Medicalization and Subjective Conditions for Employers

Medicalization Subjective Conditions

You’ve got an employee complaining of a medical issue you’re just not sure about. Where to start? Well, when it comes to diagnosing a “real” medical problem, it’s helpful to think in terms of a spectrum.

At one end is outright malingering. This is when a person is inventing or exaggerating issues for personal gain — i.e., they’re well or minimally ill but want paid leave. Needless to say, that slows down the return to work process. At the other end are pathological issues. These can be objectively observed, such as a serious disease or a broken arm.

In the middle lie somatoform disorders. These are issues the patient very may well be genuinely feeling, but they’re difficult or impossible to nail down objectively. When it comes to an employee’s return to work when they’re reporting one of these, it’s easy to run into trouble fast.

The Subjectivity of Somatoform Disorders as a Medicalization Risk

With no ability to objectively verify and treat a condition, a somatoform disorder is at risk of medicalizing a patient. As we described here, medicalization is what happens when a non-medical issue Is elevated to the status of medical problem.

The cause of a somatoform disorder can’t be identified, but the employee has many avenues for their experiences to be solidified into the belief that they are more ill than they are. A sympathetic GP may write notes for continual disability and treatment. Non-evidence-based treatment can exacerbate the issue, family and society-at-large can validate it, and as with any issue, the internet is able to tell anyone anything they want.

Common Somatoform Disorders

It’s common to see a somatoform disorder described as chronic pain or vague neurological complaints. What should an employer watch out for?


This is a medically-controversial condition, with sufferers complaining of pain, feeling tired, and having issues sleeping. However, there is no known cause, and it’s only diagnosed after ruling out other conditions.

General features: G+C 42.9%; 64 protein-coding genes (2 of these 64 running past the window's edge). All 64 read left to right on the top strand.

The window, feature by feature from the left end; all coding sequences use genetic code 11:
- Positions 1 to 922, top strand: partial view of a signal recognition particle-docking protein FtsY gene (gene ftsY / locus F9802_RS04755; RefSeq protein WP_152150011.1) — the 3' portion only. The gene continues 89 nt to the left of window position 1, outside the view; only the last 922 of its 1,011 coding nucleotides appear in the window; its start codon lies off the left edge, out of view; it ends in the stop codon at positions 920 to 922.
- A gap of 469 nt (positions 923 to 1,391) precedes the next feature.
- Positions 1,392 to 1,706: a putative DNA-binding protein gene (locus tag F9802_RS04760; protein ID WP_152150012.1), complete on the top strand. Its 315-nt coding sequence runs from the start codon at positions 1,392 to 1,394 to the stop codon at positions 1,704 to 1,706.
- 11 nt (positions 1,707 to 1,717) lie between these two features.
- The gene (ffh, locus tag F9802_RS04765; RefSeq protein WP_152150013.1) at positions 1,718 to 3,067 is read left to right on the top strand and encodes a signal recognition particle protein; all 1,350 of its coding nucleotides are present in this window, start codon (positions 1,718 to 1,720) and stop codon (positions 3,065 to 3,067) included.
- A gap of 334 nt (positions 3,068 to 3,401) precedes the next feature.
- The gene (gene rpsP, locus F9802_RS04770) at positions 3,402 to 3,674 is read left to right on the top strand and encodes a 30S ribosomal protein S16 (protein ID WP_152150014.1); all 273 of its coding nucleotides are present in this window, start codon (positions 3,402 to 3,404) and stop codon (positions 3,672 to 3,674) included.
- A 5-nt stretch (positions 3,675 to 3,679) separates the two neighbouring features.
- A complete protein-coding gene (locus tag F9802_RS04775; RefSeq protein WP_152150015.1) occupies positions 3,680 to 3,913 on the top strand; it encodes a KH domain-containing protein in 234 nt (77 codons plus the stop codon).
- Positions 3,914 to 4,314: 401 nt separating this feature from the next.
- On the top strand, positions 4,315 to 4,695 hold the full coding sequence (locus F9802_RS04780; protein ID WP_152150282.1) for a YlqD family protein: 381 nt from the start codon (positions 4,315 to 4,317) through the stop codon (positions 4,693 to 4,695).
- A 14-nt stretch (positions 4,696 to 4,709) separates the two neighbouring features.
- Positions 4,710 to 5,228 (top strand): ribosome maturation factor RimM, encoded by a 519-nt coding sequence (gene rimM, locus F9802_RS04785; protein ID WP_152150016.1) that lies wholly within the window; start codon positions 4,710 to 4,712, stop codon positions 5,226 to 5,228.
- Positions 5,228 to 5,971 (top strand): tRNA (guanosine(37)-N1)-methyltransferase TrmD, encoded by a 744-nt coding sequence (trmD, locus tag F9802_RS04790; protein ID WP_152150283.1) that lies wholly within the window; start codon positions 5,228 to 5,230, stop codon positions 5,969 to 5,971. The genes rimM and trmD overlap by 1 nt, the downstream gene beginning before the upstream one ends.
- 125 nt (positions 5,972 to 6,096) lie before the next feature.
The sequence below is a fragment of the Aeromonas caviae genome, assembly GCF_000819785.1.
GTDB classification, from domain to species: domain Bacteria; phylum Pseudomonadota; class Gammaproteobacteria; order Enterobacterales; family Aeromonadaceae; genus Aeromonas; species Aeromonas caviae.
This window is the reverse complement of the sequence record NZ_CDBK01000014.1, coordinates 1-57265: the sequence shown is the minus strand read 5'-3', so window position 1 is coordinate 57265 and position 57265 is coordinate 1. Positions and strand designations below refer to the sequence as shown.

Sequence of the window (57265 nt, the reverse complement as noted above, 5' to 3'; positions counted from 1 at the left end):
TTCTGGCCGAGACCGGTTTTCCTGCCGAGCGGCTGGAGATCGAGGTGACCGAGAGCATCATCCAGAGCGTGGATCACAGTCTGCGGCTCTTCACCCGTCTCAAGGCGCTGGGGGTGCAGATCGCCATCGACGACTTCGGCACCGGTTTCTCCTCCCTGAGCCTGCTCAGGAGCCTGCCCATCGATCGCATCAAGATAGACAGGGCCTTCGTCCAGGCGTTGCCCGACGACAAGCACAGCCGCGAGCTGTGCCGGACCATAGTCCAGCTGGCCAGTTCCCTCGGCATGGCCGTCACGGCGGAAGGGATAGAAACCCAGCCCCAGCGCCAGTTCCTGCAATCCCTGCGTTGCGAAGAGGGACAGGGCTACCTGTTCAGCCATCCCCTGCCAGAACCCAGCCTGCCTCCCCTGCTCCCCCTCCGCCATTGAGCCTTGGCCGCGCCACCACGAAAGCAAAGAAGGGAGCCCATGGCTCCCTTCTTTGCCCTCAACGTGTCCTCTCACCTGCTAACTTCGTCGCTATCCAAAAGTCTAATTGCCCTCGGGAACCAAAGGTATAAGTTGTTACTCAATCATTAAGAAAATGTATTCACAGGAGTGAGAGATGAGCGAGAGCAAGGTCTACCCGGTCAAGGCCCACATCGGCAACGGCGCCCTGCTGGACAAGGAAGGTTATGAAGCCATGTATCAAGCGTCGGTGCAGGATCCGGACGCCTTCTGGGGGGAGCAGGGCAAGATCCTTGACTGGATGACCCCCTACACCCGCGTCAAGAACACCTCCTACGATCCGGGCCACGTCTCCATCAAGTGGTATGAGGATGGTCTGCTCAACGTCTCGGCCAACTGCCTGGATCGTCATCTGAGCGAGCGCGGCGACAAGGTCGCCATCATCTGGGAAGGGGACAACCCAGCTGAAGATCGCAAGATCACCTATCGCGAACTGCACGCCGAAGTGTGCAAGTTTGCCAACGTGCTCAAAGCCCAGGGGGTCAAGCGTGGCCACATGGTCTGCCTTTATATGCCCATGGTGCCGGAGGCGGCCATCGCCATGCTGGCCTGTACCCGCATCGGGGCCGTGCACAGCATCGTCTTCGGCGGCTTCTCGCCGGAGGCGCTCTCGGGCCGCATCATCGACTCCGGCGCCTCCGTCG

Myofascial Pain Syndrome

This one involves pain in soft tissues (muscles or fascia) anywhere in the body. There is also often reported tenderness and restricted range of motion. But again, the cause is not known, and the symptoms are subjective, which makes it hard to treat.

Chronic Fatigue Syndrome

Another is example is chronic fatigue syndrome. A person with this may complain of being tired all the time and having a significantly harder time doing things that should be routine. It may occur gradually or suddenly. Again, the symptoms and diagnosis are vague.

How Should an Employer Support Their Employee and Return Them to Work?

Several things tie all these and other conditions together: the cause is unknown, many details are vague, and there are no objectively verifiable aspects whatsoever — your employee may well be feeling what they say they are, but you wouldn’t be alone if you have questions about it.

With plenty of para-professionals in every shopping mall ready to take advantage of the medicalization of individuals, your employee risks getting sucked into a process that isn’t good for them at no fault of their own. This could result in missed return to work dates, and a worsening condition all the way up to permanent disability.

What’s best for the company is a healthy employee, not one that ends up on long-term disability and isn’t able to work again. What can help get that is an Independent Medical Examination (IME). If you’re worried that an employee’s medical absence and recovery isn’t on the right track due to the possibility of medicalization, give Western Medical Assessment’s Dr. Roger Hodkinson a call at +1 780 433 1191 to understand what your options are. Or, find out more about medicalization in work issues here.

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